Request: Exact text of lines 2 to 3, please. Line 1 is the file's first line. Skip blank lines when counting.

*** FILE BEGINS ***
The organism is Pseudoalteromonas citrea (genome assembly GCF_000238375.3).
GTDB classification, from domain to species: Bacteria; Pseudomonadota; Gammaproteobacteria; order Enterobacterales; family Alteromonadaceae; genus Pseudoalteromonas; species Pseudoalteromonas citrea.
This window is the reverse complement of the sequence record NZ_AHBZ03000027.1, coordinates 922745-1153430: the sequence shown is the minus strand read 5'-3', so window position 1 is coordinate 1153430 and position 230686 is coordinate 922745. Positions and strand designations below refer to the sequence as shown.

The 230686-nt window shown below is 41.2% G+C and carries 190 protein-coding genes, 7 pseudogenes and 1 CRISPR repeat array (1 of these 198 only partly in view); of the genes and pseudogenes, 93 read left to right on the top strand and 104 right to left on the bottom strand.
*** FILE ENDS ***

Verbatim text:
GTDB classification, from domain to species: Bacteria; Pseudomonadota; Gammaproteobacteria; order Enterobacterales; family Alteromonadaceae; genus Pseudoalteromonas; species Pseudoalteromonas citrea.
This window is the reverse complement of the sequence record NZ_AHBZ03000027.1, coordinates 922745-1153430: the sequence shown is the minus strand read 5'-3', so window position 1 is coordinate 1153430 and position 230686 is coordinate 922745. Positions and strand designations below refer to the sequence as shown.